Academic journal article Genders

Incarceration and the "Freedom to Read": How Prison Libraries Function as Instruments of State Power

Academic journal article Genders

Incarceration and the "Freedom to Read": How Prison Libraries Function as Instruments of State Power

Article excerpt

Introduction

[1] Since their inception in 1790, prison libraries and literacy programs have been scrutinized and studied in order to gauge their potential usefulness in the rehabilitation of the incarcerated (Rubin, 3). A large body of literature, overwhelmingly consisting of personal accounts and analyses from librarians, and the occasional inmate, has been produced discussing these programs and institutions. The narrative of the prison library extends beyond memoirs and research. Many novels, films, and television shows which have prison as their setting or focus will include scenes or storylines within the prison library. The image of the reading prisoner is part of the American national psyche and with very few exceptions the narrative surrounding the prison library--be it fictional or nonfictional--is overwhelmingly supportive of these services. Besides routine lamentations about lack of funding or frustration over the occasional administrative roadblock, the majority of accounts are profuse in their praise of the prison library as beneficial to inmate growth and rehabilitation.

[2] The oft-stated positive characteristics of these programs are manifold. They offer opportunities for prisoners to gain knowledge and further their education. Book programs and libraries are often connected with education classes and vocational trainings in which inmates can learn skills that will be useful upon release. Outside of the prison walls, these individuals may not have had the opportunity to focus on education and literacy but during a period of incarceration they may be able to spend concentrated periods of time with library staff and volunteer educators. Access to books can also be seen as a way for prisoners to have leisure time and moments of freedom from the otherwise violent or oppressive life of an inmate. The relief these types of programs offer inmates is lauded as beneficial and perhaps even necessary to the survival of the individual within the prison system. Inmates themselves are often the most vocal advocates for access to reading materials while incarcerated and the most adamant protesters when these materials are removed, often taking part in lawsuits--with varying success--against prison institutions that try to restrict this access (Sweeney, 20). Literature "frees" the mind, conceivably making the fact that the body is oppressively contained somewhat more bearable.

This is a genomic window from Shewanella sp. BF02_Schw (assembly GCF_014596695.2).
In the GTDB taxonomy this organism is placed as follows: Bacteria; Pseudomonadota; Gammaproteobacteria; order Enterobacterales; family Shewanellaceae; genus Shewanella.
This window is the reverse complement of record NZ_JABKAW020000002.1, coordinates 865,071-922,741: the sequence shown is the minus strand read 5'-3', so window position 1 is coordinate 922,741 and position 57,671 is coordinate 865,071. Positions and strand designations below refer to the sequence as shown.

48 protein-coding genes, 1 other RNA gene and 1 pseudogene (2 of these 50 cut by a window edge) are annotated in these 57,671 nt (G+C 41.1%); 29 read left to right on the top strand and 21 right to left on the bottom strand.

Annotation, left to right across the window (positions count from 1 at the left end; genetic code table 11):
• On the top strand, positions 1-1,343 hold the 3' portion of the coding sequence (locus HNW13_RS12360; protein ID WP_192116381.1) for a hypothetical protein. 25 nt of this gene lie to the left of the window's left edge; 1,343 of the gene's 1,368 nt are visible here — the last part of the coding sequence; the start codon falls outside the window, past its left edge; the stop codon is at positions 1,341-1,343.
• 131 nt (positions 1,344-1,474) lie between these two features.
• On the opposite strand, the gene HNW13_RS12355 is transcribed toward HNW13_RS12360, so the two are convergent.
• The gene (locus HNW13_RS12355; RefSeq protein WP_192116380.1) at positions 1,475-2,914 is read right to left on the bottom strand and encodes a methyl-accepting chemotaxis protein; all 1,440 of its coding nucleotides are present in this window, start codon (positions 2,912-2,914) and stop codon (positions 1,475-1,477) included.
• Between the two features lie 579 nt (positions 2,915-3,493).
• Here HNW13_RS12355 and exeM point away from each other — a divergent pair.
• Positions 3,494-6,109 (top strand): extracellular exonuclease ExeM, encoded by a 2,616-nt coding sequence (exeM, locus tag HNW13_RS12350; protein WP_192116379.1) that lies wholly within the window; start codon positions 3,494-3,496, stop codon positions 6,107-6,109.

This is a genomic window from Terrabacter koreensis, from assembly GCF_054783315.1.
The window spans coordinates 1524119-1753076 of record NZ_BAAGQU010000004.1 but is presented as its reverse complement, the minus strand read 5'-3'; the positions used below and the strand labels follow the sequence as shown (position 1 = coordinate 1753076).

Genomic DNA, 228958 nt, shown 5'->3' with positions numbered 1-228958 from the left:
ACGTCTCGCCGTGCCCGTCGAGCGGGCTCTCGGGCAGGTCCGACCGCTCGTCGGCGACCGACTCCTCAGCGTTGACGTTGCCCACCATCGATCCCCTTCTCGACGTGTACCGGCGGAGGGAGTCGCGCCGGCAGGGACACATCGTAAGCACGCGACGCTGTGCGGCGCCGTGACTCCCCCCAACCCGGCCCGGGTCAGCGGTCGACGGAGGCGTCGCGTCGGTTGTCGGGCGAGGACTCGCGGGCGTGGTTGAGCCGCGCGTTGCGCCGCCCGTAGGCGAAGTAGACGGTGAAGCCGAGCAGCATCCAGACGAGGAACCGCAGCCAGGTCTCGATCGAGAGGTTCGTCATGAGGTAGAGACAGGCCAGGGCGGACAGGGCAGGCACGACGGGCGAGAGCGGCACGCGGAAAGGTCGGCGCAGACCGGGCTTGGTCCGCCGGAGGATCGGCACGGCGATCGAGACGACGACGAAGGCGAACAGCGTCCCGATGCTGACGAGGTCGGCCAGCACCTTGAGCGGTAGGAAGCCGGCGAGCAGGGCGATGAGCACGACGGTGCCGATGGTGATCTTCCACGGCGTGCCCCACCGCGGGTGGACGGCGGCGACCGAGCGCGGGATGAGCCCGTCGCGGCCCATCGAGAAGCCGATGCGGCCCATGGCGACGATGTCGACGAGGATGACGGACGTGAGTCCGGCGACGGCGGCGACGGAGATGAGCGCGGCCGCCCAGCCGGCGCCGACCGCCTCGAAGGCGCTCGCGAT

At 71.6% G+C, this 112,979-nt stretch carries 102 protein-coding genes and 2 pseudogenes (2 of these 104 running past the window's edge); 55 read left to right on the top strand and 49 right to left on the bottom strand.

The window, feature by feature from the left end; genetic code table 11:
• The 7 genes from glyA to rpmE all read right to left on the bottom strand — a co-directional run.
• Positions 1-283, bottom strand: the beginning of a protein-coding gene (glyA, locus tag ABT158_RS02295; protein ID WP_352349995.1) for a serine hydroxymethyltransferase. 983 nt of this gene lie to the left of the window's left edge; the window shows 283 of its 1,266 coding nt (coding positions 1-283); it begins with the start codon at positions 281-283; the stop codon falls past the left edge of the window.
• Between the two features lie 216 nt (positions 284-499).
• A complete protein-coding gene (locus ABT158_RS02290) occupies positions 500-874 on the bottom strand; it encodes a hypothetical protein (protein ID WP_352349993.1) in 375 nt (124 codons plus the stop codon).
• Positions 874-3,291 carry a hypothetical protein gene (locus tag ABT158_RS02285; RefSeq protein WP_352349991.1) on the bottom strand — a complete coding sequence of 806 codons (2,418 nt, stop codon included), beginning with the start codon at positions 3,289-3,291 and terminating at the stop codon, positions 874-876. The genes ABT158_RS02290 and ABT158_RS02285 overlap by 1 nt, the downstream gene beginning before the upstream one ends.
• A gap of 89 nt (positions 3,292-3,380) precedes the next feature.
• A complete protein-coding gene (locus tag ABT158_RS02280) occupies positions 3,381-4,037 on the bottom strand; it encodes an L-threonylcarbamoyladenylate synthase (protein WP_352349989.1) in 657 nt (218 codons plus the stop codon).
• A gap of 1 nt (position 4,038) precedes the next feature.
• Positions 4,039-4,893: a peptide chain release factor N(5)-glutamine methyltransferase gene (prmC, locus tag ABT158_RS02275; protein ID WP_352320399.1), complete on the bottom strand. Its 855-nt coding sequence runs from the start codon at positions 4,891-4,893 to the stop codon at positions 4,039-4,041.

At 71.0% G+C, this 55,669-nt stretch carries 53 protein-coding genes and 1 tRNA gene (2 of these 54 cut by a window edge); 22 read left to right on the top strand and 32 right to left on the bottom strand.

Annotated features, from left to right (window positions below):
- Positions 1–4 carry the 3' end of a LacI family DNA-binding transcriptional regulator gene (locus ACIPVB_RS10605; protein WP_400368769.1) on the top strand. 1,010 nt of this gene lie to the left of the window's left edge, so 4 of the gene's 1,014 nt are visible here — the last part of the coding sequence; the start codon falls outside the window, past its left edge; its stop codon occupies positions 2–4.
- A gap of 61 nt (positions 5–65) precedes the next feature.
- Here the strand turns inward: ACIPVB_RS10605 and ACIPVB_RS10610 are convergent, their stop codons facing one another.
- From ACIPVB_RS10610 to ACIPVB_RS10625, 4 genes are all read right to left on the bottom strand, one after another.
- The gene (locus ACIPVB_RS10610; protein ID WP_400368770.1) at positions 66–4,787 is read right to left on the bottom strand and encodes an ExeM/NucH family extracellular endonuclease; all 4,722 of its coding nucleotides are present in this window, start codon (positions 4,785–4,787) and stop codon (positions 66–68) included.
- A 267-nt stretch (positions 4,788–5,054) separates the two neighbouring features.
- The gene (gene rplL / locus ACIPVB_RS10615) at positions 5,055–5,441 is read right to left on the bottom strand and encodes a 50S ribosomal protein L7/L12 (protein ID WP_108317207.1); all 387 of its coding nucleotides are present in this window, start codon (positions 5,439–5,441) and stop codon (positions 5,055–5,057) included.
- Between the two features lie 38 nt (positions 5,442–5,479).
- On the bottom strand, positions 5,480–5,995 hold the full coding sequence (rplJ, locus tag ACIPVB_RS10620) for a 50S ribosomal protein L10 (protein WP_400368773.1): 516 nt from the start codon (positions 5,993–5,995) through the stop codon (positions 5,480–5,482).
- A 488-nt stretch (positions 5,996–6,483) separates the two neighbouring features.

[3] Considering these myriad potentially positive aspects of institutional libraries, educational programs geared towards inmates, and prison book programs/book groups, it is easy to assume that creating these types of programs and supporting them once they are in place is an important and necessary way for the government to support a population of its citizenry who are among the most at risk. Yet this idea becomes more complex when one recognizes that the prison system is one of the many influential tools of State power. Although organizations such as the American Library Association (ALA) have created guidelines for libraries within correctional facilities, these libraries are not in fact under the sole jurisdiction of librarians or any public library association. "Library facilities, library collections, and library services in the federal prison system fall under the jurisdiction of the Federal Bureau of Prisons, U.S. Department of Justice. Each of the fifty states has its own department of corrections (or similarly named agency) with responsibility for the state correctional facilities and libraries" (Lehmann, 490). Everyone, and everything, within the prison system is controlled by the State. Libraries and book programs within this system are there only because the State allows them to be and this beneficence comes at a high price.

[4] This price most often presents itself in the form of censorship. Prison administrations, as well as local governments, frequently censor the types of books available to inmates. …

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